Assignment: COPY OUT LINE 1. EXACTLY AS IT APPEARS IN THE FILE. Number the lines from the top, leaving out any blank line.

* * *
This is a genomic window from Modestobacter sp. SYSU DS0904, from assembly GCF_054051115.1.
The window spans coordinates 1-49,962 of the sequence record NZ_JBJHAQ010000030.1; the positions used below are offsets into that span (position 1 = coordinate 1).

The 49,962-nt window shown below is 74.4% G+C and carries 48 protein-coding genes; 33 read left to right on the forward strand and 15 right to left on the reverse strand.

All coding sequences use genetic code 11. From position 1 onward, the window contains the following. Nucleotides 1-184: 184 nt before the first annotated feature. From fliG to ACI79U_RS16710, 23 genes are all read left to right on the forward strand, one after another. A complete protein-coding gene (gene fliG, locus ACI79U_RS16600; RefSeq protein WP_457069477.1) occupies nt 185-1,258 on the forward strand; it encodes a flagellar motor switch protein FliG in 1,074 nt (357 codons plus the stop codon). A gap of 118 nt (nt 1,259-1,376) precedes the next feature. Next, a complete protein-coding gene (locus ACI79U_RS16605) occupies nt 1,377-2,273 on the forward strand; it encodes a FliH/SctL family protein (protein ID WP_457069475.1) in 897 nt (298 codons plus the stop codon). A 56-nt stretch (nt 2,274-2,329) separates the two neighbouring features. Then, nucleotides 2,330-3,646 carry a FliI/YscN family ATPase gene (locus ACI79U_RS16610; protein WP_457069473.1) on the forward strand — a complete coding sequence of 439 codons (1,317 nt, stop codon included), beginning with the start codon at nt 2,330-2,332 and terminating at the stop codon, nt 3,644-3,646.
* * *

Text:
This is a genomic window from Modestobacter sp. SYSU DS0904, from assembly GCF_054051115.1.